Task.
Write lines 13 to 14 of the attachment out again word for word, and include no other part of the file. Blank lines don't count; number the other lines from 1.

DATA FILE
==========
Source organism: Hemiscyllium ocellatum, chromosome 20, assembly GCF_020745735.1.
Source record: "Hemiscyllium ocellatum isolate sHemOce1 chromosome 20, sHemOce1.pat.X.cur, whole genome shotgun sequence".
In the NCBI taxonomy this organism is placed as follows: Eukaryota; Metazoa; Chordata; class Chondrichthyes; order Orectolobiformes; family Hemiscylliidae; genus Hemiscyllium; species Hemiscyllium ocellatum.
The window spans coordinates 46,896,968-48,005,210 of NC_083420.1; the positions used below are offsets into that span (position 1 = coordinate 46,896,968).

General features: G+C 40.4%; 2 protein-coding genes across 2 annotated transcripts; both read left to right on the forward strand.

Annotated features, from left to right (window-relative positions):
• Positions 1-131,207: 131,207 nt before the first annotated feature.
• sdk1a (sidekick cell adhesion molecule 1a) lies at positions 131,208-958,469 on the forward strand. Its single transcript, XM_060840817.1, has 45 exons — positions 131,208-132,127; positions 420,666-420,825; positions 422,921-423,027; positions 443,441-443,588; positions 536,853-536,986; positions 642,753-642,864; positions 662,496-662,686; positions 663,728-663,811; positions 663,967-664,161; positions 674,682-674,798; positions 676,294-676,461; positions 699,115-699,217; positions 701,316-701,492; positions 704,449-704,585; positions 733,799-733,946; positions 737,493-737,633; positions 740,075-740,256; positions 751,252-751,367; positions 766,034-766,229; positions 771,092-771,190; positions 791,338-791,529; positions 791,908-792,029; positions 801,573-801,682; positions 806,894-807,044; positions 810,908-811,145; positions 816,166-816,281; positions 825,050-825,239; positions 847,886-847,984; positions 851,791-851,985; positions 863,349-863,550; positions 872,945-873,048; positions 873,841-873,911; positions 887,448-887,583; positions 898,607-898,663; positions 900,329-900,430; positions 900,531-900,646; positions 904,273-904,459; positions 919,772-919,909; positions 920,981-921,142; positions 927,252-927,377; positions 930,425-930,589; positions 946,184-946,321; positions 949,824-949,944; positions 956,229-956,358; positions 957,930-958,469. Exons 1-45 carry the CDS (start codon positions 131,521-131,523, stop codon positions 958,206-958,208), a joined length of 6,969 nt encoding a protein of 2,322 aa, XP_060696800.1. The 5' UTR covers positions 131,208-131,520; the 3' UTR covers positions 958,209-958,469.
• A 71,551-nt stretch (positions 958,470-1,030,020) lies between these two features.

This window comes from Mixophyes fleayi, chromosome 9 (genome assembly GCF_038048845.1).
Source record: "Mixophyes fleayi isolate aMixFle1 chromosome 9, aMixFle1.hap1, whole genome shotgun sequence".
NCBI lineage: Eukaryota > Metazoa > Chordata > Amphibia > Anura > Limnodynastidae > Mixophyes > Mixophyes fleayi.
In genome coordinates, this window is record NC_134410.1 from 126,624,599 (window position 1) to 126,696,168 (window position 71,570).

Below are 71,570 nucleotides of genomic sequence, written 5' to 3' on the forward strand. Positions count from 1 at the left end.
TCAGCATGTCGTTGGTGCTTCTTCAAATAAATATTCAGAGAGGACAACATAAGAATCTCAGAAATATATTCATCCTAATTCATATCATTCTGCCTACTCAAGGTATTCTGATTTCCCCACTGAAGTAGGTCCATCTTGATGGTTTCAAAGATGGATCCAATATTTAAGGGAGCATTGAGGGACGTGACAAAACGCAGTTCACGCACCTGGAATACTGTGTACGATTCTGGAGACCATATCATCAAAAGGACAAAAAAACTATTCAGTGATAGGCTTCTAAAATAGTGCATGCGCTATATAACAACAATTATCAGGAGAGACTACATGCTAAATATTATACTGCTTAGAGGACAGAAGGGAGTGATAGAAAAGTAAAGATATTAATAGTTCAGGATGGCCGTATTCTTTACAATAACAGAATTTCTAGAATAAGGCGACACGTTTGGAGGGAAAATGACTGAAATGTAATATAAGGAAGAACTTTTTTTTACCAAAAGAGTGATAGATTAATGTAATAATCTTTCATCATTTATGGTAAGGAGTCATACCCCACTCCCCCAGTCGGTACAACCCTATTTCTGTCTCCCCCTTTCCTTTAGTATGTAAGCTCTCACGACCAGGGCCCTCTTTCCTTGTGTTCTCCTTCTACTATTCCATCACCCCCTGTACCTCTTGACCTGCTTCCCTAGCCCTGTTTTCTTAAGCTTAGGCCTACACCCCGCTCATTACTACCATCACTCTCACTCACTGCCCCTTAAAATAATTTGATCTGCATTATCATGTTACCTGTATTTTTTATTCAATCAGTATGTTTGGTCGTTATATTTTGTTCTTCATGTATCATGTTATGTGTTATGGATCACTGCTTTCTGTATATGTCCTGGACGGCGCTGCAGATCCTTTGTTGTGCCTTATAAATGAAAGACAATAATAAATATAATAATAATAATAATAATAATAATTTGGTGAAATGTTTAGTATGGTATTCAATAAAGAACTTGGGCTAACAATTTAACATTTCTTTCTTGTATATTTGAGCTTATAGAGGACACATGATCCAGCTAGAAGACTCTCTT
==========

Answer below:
In genome coordinates, this window is record NC_134410.1 from 126,624,599 (window position 1) to 126,696,168 (window position 71,570).

Below are 71,570 nucleotides of genomic sequence, written 5' to 3' on the forward strand. Positions count from 1 at the left end.